The taxpayers who enter into the IRS Offshore Voluntary Disclosure Program (“OVDP”) often have failed to file an FBAR to report an account over which the taxpayer has signature authority. The question arises about whether such accounts should be included in the calculation of the OVDP Offshore Penalty? The answer to this question is – it depends on the circumstances surrounding the signatory authority accounts.
OVDP Offshore Penalty
It is a requirement of the OVDP that the taxpayers who enter the program pay the Offshore Penalty. This penalty is imposed in lieu of all other penalties that may apply to the taxpayer’s undisclosed foreign assets and entities, including FBAR and offshore-related information return penalties and tax liabilities for years prior to the voluntary disclosure period.
The Offshore Penalty is calculated by applying the relevant penalty rate to the penalty base. Penalty Base consists of the highest aggregate balance in foreign bank accounts/entities or value of foreign assets during the period covered by the voluntary disclosure
General Rule for Signatory Authority Accounts
The critical question at the core of this article is whether the signatory authority accounts should be included in the penalty base.
The main factor that is likely to determine the answer to this question is whether the taxpayer has the beneficial interest in the account.
Generally, where a taxpayer has failed to file an FBAR to report an account over which the taxpayer has merely signature authority but no beneficial interest, the IRS is not going to include this account in the calculation of the Offshore Penalty.
If, however, the IRS determines that the taxpayer has a beneficial interest in the account, then the entire account will be included in the calculation of Offshore Penalty (unless the account is otherwise excluded based on another OVDP rule).
Most Common Factors in Determining Direct and Indirect Beneficial Interest
While many factors may influence the determination of the existence of a beneficial interest, the IRS specifically (but not exclusively) emphases three factors. First, whether the account over which the taxpayer has signature authority is held in the name of a related person, such as a family member or a corporation controlled by the taxpayer. Second, whether the account is held in the name of a foreign corporation or trust for which the taxpayer had a Title 26 reporting obligation. Finally, whether the account was related in some other way to the taxpayer’s tax noncompliance.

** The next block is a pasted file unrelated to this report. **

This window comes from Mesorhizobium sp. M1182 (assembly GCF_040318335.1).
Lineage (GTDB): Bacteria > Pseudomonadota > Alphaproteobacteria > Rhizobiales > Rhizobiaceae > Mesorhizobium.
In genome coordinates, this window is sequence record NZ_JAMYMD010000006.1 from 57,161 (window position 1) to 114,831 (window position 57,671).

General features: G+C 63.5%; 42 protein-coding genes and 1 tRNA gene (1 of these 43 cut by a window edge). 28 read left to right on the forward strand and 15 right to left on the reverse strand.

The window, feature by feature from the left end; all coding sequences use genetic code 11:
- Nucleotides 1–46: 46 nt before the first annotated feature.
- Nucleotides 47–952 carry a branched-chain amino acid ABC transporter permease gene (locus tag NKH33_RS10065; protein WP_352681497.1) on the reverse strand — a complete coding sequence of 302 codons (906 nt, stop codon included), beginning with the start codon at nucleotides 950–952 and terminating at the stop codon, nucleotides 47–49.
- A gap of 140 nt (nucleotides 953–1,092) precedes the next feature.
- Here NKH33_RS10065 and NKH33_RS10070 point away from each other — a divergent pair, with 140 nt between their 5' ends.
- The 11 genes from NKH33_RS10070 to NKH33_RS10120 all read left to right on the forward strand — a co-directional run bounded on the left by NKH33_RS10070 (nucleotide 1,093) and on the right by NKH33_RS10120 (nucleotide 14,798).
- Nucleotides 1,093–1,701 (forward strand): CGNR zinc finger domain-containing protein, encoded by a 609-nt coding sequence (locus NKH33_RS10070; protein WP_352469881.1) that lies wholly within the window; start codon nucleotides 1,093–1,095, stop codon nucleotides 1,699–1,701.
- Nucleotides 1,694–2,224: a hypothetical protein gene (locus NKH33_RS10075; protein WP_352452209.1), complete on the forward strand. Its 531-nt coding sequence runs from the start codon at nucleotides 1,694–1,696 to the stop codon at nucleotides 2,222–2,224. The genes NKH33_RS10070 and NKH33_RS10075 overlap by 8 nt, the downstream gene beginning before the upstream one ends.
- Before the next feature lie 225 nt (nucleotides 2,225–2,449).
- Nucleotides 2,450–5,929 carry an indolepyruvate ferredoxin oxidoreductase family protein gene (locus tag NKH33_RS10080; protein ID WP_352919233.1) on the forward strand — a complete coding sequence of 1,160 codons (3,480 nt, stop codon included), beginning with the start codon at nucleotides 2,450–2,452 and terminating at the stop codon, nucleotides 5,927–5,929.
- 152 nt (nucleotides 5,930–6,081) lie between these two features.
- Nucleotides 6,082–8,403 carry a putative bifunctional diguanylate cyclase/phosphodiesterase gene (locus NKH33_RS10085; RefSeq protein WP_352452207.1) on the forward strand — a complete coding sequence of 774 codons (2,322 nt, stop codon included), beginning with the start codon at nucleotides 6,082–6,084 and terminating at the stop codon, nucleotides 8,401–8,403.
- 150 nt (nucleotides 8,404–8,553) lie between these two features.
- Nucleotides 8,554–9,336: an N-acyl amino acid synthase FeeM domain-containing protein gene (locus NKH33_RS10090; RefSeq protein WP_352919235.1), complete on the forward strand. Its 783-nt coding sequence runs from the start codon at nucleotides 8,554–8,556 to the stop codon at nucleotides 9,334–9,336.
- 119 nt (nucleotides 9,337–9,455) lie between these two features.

If the answer is “yes” to any of these questions, the IRS is likely to determine that the taxpayer has a direct or indirect beneficial interest in the account. If such determination is made, the account will be included in the calculation of the Offshore Penalty (unless the account is otherwise excluded based on another OVDP rule).
Contact Sherayzen Law Office for Help With Your Offshore Voluntary Disclosure
Whether you have a beneficial interest in a signatory account is the issue that should be determined by an international tax attorney.
Sherayzen Law Office can help you with this and any other offshore voluntary disclosure issues. Our international tax firm is highly experienced in conducting offshore voluntary disclosures. We will thoroughly analyze your case, assess your current tax liability as well as the liability that you would face under the OVDP, determine the available disclosure options and implement the appropriate disclosure strategy (including preparation of all legal and tax documents as well as IRS representation).
Therefore, contact Sherayzen Law Office NOW to schedule your consultation!